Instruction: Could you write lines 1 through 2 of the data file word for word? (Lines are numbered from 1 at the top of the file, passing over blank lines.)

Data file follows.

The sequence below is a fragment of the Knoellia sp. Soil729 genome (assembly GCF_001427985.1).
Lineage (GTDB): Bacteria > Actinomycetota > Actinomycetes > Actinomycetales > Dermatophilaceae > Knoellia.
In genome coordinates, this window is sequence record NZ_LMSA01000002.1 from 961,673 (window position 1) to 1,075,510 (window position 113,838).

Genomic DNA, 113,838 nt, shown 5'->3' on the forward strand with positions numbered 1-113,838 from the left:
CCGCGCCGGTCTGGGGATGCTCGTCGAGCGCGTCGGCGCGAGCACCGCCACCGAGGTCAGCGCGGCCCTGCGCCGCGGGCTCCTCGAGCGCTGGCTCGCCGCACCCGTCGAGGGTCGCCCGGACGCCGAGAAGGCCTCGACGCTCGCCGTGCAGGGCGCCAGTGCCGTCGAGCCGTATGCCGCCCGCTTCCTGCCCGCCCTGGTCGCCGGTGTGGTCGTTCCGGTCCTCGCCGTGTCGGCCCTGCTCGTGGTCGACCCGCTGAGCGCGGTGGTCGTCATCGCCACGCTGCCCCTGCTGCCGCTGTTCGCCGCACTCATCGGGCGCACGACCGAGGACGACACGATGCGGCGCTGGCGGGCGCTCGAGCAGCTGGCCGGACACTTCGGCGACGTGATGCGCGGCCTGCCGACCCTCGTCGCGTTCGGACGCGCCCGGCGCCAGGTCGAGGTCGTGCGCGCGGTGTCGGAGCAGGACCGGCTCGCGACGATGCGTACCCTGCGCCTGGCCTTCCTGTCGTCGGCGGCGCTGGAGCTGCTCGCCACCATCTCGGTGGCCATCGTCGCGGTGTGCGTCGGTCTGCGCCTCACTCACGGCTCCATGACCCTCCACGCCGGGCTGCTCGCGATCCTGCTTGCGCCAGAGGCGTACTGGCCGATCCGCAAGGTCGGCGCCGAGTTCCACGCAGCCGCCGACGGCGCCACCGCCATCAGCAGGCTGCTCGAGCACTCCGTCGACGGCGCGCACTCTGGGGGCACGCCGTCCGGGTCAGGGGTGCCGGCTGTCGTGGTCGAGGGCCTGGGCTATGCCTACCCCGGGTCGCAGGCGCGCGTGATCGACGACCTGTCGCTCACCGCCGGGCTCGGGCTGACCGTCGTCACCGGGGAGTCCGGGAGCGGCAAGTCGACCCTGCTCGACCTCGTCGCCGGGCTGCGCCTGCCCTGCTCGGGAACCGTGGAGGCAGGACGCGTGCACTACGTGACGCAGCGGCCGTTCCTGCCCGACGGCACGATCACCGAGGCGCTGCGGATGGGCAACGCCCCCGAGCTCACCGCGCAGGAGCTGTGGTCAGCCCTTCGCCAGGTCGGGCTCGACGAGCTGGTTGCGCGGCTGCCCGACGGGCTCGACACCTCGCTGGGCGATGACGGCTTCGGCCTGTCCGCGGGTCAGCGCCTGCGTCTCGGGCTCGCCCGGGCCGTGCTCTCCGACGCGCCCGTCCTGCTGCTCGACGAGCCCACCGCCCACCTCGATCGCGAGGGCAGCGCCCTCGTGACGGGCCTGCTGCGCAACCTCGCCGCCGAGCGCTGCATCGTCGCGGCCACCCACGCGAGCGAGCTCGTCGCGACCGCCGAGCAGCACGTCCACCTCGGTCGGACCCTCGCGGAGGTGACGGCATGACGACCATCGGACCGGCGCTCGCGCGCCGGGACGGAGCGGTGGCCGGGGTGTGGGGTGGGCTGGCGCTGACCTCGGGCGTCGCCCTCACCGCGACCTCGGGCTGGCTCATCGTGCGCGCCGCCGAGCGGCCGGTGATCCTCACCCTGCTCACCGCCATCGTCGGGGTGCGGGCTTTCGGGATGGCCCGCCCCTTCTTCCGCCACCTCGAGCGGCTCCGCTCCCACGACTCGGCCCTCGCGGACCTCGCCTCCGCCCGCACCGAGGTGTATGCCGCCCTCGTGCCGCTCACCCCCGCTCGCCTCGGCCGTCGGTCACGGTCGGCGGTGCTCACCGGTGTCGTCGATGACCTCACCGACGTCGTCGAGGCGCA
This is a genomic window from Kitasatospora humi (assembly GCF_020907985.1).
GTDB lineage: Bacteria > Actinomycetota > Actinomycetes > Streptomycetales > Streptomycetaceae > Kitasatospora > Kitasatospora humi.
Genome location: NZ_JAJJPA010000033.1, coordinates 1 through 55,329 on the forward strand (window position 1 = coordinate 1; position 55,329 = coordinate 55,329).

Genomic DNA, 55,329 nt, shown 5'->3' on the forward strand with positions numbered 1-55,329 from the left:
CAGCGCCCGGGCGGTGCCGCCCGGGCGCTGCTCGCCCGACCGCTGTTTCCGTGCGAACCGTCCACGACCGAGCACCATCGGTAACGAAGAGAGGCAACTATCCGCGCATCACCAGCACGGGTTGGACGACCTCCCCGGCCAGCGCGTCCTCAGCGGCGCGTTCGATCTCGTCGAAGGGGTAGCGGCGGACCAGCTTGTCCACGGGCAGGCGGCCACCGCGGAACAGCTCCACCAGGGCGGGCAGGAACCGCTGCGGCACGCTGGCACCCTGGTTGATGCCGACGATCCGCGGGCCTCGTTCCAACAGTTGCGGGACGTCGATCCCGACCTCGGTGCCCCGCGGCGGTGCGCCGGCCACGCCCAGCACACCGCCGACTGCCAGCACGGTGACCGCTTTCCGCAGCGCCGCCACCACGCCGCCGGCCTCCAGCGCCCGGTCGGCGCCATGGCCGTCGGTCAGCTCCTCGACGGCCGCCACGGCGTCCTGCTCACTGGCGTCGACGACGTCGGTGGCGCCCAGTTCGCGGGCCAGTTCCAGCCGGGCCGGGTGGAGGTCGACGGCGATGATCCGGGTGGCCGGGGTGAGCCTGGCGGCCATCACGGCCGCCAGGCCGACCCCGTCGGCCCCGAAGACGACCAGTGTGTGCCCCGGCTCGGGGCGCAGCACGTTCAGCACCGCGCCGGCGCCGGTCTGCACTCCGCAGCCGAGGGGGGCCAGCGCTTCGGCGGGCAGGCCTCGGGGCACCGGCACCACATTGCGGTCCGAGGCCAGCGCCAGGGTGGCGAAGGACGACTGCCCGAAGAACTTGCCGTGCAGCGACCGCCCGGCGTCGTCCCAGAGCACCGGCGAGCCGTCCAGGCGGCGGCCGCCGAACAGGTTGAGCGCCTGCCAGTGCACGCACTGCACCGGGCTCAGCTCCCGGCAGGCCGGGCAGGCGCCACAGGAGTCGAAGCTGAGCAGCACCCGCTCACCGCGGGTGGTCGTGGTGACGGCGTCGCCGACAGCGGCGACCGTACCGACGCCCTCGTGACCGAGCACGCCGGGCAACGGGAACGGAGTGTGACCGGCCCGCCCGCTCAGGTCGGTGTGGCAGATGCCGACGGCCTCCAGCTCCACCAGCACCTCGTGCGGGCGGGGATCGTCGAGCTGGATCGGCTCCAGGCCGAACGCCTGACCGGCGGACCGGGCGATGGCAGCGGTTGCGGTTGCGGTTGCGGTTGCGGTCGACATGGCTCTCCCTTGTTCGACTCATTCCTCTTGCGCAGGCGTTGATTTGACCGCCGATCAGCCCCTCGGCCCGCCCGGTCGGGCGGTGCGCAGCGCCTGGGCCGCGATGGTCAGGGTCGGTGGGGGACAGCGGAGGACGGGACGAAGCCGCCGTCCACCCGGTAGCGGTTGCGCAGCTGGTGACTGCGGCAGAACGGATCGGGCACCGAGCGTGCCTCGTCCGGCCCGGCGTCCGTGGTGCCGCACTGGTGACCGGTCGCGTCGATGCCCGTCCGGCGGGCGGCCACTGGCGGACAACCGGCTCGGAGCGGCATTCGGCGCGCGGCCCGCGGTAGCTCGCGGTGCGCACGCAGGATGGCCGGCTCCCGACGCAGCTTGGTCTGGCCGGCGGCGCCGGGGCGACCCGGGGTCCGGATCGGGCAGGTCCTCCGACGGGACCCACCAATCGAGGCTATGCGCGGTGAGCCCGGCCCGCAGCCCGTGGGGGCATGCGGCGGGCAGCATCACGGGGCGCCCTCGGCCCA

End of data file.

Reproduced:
The sequence below is a fragment of the Knoellia sp. Soil729 genome (assembly GCF_001427985.1).
Lineage (GTDB): Bacteria > Actinomycetota > Actinomycetes > Actinomycetales > Dermatophilaceae > Knoellia.